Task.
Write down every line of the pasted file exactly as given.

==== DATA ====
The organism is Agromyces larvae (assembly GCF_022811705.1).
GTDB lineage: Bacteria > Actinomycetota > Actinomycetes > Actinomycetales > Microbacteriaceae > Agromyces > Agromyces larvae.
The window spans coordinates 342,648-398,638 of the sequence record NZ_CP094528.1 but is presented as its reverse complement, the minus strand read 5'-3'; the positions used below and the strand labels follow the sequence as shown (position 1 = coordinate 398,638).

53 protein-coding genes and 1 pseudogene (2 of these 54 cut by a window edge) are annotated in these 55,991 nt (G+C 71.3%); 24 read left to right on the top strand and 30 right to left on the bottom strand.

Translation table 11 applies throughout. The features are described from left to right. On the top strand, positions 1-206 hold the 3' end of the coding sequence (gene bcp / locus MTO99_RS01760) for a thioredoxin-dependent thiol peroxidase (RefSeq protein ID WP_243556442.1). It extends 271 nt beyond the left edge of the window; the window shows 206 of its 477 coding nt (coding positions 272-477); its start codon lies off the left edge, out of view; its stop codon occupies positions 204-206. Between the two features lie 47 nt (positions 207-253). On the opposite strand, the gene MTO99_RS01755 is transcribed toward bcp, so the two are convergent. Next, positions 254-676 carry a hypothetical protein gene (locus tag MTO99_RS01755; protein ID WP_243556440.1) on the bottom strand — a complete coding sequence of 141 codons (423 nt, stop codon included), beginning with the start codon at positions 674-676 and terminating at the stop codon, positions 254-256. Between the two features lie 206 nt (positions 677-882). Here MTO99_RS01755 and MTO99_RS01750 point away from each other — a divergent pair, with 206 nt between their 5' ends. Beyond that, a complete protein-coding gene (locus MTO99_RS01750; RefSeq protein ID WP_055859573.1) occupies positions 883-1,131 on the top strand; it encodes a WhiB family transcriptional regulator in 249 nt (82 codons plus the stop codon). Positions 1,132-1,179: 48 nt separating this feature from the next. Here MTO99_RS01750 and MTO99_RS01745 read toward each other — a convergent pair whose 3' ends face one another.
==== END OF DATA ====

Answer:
The organism is Agromyces larvae (assembly GCF_022811705.1).
GTDB lineage: Bacteria > Actinomycetota > Actinomycetes > Actinomycetales > Microbacteriaceae > Agromyces > Agromyces larvae.
The window spans coordinates 342,648-398,638 of the sequence record NZ_CP094528.1 but is presented as its reverse complement, the minus strand read 5'-3'; the positions used below and the strand labels follow the sequence as shown (position 1 = coordinate 398,638).

53 protein-coding genes and 1 pseudogene (2 of these 54 cut by a window edge) are annotated in these 55,991 nt (G+C 71.3%); 24 read left to right on the top strand and 30 right to left on the bottom strand.

Translation table 11 applies throughout. The features are described from left to right. On the top strand, positions 1-206 hold the 3' end of the coding sequence (gene bcp / locus MTO99_RS01760) for a thioredoxin-dependent thiol peroxidase (RefSeq protein ID WP_243556442.1). It extends 271 nt beyond the left edge of the window; the window shows 206 of its 477 coding nt (coding positions 272-477); its start codon lies off the left edge, out of view; its stop codon occupies positions 204-206. Between the two features lie 47 nt (positions 207-253). On the opposite strand, the gene MTO99_RS01755 is transcribed toward bcp, so the two are convergent. Next, positions 254-676 carry a hypothetical protein gene (locus tag MTO99_RS01755; protein ID WP_243556440.1) on the bottom strand — a complete coding sequence of 141 codons (423 nt, stop codon included), beginning with the start codon at positions 674-676 and terminating at the stop codon, positions 254-256. Between the two features lie 206 nt (positions 677-882). Here MTO99_RS01755 and MTO99_RS01750 point away from each other — a divergent pair, with 206 nt between their 5' ends. Beyond that, a complete protein-coding gene (locus MTO99_RS01750; RefSeq protein ID WP_055859573.1) occupies positions 883-1,131 on the top strand; it encodes a WhiB family transcriptional regulator in 249 nt (82 codons plus the stop codon). Positions 1,132-1,179: 48 nt separating this feature from the next. Here MTO99_RS01750 and MTO99_RS01745 read toward each other — a convergent pair whose 3' ends face one another.